Simply put, hardcore Magic players are unattractive and in many ways unavailable.

This was not the tone of the article, however. It was rude, condescending, and outright mean. There were a lot of things that Bereznak could’ve said. She could’ve just said that she didn’t like Magic players. She could’ve mentioned that some guy who, from every picture I’ve ever seen, has the cold, dead stare of a serial killer took her on a first date to see a one man play about a fucking serial killer. She could’ve said that she was desperately wishing she had gone on a date with one of the suitors who had just wanted to get into her pants instead of the one who potentially wanted to wear her skin. She could’ve said that he was boring, and that there was no real spark, attraction, or mutual interest. Instead, she not only talked about how she went on a date with the “champion of the dweebs”, she used his real name. She didn’t go on a date with some random nerd, she went on a date with “Jon Motherfucking Finkel.” Put all this together, and you’re asking for trouble.

I learned a long, long time ago that if you’re going to speak negatively about someone or something on the internet, you need to be prepared for retaliation. Because retaliation IS coming. If you put one of my boys on blast, I’m going to call you out. I’m not going to call you out by saying it wasn’t nice, I’m going to try to emotionally cripple you, because nobody fucks with the people I care about. Not only do most people feel the same way, but a very large percentage of the Magic community considers Finkel (and all pro players, writers, etc.) to be their boy. Alyssa Bereznak punched Jon Finkel in the dick in front of 1,000,000 of his boys, and expected nobody to do anything about it. And according to Geordie Tait, you shouldn’t have.

The Brutal Truth

Now it’s my turn to say something negative about your boy, and time for all of you to flame me. Don’t worry, I’m not gonna cry like a little bitch about it; I’m used to people not realizing I’m right.

There were a couple things I said I wanted to come back to, and now is the time. The first thing I’d like to mention is the total hypocrisy of Tait’s messages in his article. It is okay for Alyssa to talk shit about the entire Magic community from an ignorant and bigoted standpoint. It is apparently okay for Tait to talk shit about juggalos from an ignorant and bigoted standpoint. But God help you if you talk about women from an ignorant and bigoted standpoint! For of all the groups in the world, be they separated by gender, religion, or personal interest, women are the only group which is above reproach.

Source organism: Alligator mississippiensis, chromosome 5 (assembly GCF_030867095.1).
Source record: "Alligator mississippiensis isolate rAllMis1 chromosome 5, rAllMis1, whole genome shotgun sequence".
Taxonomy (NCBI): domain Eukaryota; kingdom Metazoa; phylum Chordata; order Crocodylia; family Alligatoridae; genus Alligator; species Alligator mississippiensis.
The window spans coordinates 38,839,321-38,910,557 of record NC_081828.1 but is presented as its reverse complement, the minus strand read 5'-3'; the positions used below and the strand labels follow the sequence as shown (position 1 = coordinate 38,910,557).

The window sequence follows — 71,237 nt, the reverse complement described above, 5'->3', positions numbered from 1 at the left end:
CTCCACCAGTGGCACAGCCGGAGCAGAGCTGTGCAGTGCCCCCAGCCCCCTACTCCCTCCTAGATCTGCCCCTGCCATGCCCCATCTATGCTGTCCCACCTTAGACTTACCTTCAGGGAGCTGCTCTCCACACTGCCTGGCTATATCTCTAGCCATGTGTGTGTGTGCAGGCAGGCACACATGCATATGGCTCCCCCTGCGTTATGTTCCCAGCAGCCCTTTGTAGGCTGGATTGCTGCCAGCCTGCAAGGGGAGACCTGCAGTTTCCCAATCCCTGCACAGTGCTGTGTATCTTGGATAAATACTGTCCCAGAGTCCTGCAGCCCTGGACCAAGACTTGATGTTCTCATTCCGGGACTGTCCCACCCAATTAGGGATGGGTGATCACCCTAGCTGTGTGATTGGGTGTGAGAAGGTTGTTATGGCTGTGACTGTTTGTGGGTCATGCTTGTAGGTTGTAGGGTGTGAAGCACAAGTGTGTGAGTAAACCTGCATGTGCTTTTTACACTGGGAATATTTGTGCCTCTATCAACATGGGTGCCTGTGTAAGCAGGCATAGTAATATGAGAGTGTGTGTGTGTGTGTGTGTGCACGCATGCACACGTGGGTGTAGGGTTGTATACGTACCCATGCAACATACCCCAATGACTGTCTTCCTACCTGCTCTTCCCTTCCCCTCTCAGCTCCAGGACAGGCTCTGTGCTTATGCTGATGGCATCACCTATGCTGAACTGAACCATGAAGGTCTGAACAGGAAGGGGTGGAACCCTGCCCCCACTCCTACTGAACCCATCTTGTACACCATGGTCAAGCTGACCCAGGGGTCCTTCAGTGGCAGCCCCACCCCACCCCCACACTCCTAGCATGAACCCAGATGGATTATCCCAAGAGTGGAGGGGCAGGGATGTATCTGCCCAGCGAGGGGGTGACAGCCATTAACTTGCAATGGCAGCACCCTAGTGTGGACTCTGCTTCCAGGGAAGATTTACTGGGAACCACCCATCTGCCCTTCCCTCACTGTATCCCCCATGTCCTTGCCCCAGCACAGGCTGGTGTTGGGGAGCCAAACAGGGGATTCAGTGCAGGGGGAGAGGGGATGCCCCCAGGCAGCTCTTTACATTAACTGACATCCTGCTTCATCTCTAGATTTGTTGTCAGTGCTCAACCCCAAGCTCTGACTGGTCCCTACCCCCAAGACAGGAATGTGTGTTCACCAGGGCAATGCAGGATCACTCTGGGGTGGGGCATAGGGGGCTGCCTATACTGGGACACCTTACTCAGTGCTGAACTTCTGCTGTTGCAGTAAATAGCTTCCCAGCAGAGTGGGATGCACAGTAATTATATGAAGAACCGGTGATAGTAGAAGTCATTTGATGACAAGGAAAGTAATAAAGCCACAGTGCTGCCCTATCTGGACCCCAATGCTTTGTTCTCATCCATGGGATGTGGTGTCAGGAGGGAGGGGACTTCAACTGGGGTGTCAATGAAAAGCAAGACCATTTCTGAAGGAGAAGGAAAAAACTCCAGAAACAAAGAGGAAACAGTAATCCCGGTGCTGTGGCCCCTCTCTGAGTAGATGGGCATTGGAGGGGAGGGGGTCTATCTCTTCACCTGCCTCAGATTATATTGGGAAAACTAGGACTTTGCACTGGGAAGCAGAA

More importantly, however, is Tait’s entire attitude towards woman, and towards you, the reader. You see, Tait spend a LONG time, I’d venture twice as long as this entire article, explaining that he’s “just like you!” He’s a nerd, he’s said mean things, and he can totally identify with everything you feel. But, you see, he met the love of his life and everything changed. And by the love of his love, I mean the first girl that would let him fuck her. By Geordie’s own admission, he tried from ages 18-28 to have a steady girlfriend with no success. He then met a girl who he dated and married. Maybe he was able to pull off getting laid a few times before then, but the smart money’s on not very often. He even went so far as to say that he wouldn’t criticize Alyssa had she set Jon on fire during their date. While this was meant as hyperbole, I believe there is truth to that. Tait has become so enlightened, so much more so than you are, that he would tolerate any ridiculous, inappropriate behaviour from a woman. It’s actually pretty disgraceful.

What’s more disgraceful, however, is how much better than you he thinks he is. There is an actual statement of forgiveness in the conclusion of his article. “It’s okay that you’re still an unenlightened sexist. I forgive you, for I am God and God is forgiveness. Maybe one day you’ll get laid too, and then you can be as sensitive to the plights of the opposite sex as I am.” Yeah, you’re a real sweetheart. All that happened here was that lifetime loser who was desperate for approval from any woman finally got some for the first time in his entire life, and he’s not willing to risk giving that up even it means throwing all logic and decency out the window, so he wrote a needlessly long diatribe about how cruel gamers are and how you need to be ashamed of your very existence.